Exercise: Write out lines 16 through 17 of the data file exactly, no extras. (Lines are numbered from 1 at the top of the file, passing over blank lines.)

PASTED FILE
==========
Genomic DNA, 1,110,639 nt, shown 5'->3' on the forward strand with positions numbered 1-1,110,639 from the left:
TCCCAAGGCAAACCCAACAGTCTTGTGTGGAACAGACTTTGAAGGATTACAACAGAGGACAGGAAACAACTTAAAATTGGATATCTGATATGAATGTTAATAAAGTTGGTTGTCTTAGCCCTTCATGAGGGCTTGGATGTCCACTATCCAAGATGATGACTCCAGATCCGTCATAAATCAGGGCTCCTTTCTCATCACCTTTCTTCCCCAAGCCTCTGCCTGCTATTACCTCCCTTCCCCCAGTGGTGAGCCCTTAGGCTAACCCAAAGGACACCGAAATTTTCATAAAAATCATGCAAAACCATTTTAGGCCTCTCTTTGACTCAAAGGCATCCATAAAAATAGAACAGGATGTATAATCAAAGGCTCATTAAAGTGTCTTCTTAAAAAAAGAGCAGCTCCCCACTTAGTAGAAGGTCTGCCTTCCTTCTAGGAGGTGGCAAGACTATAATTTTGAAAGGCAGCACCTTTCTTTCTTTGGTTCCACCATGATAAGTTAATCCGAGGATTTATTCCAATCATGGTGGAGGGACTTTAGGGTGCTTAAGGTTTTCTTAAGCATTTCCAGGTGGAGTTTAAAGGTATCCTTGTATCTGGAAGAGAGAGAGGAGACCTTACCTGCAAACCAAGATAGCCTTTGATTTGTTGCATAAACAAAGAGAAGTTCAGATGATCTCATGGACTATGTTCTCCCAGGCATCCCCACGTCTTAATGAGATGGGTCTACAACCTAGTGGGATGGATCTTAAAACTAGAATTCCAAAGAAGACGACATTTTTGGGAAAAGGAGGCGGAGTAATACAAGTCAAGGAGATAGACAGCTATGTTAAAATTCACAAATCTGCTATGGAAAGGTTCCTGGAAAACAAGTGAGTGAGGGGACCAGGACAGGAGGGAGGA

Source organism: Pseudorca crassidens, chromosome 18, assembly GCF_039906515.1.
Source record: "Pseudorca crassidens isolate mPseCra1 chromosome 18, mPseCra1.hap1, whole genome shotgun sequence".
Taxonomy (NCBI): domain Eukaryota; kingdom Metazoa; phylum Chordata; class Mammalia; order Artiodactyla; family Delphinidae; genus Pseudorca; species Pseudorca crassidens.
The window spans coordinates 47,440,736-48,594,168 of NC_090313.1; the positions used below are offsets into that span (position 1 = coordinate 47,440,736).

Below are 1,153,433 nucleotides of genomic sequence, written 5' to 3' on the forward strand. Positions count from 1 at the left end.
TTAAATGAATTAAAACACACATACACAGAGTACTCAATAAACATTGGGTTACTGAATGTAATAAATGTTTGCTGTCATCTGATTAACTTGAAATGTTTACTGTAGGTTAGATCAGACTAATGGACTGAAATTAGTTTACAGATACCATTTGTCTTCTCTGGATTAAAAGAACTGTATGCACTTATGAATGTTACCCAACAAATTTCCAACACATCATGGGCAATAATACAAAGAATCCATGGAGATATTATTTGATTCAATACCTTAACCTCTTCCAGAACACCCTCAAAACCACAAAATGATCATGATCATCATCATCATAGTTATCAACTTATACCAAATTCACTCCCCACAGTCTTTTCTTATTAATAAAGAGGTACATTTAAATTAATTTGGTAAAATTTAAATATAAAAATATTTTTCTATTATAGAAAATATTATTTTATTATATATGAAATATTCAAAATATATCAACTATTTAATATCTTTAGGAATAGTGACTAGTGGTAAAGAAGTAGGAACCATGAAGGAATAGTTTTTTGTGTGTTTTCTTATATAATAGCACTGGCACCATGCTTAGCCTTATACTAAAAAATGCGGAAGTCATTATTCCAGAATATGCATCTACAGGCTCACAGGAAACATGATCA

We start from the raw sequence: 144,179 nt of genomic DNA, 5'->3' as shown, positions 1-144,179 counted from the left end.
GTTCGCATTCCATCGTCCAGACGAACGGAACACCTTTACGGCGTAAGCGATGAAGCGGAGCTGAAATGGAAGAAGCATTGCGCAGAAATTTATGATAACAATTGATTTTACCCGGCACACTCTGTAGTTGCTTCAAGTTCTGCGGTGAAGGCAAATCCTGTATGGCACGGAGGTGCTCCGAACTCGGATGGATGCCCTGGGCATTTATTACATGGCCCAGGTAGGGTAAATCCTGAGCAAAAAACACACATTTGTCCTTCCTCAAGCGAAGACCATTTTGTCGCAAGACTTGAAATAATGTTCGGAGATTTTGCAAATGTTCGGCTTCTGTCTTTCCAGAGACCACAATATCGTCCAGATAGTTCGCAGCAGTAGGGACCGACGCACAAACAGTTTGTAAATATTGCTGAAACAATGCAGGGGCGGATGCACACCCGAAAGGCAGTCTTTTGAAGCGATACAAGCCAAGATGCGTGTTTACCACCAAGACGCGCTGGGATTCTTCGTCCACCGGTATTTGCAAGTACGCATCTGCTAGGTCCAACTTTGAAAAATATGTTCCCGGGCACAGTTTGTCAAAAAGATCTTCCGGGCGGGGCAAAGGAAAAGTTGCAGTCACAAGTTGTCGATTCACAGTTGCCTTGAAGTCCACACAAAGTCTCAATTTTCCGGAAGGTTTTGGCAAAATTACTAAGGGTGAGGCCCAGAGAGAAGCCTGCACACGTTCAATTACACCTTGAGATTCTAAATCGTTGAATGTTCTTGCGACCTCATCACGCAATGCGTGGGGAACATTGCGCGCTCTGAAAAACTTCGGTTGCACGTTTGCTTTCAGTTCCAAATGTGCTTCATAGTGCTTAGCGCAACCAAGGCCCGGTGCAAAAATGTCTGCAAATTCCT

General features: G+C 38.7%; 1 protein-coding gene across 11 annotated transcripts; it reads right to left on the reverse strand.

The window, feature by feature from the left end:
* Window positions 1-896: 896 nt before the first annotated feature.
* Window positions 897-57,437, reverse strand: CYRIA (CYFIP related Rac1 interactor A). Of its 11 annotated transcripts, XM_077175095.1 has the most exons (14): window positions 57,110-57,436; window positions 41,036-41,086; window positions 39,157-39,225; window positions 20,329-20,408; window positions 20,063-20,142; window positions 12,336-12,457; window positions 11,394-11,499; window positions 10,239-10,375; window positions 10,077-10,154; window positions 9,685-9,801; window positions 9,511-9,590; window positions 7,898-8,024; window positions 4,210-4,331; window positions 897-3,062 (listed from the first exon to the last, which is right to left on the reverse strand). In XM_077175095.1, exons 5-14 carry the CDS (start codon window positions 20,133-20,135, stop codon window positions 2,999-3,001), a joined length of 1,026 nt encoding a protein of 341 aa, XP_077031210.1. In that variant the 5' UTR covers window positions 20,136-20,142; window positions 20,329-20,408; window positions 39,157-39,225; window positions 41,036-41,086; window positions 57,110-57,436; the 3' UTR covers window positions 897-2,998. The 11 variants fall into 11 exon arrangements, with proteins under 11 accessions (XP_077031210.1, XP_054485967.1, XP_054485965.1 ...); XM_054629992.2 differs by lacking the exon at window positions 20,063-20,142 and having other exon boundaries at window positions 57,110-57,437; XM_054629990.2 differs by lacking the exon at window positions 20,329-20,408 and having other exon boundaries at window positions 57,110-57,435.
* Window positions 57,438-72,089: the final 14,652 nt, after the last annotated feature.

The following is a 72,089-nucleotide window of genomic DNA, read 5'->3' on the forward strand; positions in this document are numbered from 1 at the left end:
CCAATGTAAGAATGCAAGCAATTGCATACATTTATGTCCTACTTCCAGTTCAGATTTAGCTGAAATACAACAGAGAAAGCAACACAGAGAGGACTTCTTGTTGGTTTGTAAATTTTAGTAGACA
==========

The following is a 72,089-nucleotide window of genomic DNA, read 5'->3' on the forward strand; positions in this document are numbered from 1 at the left end:
CCAATGTAAGAATGCAAGCAATTGCATACATTTATGTCCTACTTCCAGTTCAGATTTAGCTGAAATACAACAGAGAAAGCAACACAGAGAGGACTTCTTGTTGGTTTGTAAATTTTAGTAGACA